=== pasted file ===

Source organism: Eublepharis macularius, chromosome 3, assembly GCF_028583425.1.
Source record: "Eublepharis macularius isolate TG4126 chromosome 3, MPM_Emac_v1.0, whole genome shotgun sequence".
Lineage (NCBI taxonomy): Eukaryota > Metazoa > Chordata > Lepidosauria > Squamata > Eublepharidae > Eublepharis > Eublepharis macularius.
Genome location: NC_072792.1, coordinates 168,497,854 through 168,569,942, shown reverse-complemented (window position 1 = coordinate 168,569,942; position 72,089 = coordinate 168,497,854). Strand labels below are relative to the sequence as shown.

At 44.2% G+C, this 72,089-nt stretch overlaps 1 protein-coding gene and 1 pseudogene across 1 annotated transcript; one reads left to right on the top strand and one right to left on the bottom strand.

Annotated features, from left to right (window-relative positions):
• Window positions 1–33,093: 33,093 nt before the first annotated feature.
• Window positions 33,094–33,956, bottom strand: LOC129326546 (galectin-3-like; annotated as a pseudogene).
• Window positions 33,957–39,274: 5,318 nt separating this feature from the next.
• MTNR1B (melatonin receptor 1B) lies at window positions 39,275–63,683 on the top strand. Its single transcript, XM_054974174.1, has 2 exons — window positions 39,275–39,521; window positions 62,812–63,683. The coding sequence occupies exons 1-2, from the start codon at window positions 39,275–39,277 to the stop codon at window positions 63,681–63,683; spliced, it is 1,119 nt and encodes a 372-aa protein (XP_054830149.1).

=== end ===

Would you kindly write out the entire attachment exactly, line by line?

Source organism: Eublepharis macularius, chromosome 3, assembly GCF_028583425.1.
Source record: "Eublepharis macularius isolate TG4126 chromosome 3, MPM_Emac_v1.0, whole genome shotgun sequence".
Lineage (NCBI taxonomy): Eukaryota > Metazoa > Chordata > Lepidosauria > Squamata > Eublepharidae > Eublepharis > Eublepharis macularius.
Genome location: NC_072792.1, coordinates 168,497,854 through 168,569,942, shown reverse-complemented (window position 1 = coordinate 168,569,942; position 72,089 = coordinate 168,497,854). Strand labels below are relative to the sequence as shown.

At 44.2% G+C, this 72,089-nt stretch overlaps 1 protein-coding gene and 1 pseudogene across 1 annotated transcript; one reads left to right on the top strand and one right to left on the bottom strand.

Annotated features, from left to right (window-relative positions):
• Window positions 1–33,093: 33,093 nt before the first annotated feature.
• Window positions 33,094–33,956, bottom strand: LOC129326546 (galectin-3-like; annotated as a pseudogene).
• Window positions 33,957–39,274: 5,318 nt separating this feature from the next.
• MTNR1B (melatonin receptor 1B) lies at window positions 39,275–63,683 on the top strand. Its single transcript, XM_054974174.1, has 2 exons — window positions 39,275–39,521; window positions 62,812–63,683. The coding sequence occupies exons 1-2, from the start codon at window positions 39,275–39,277 to the stop codon at window positions 63,681–63,683; spliced, it is 1,119 nt and encodes a 372-aa protein (XP_054830149.1).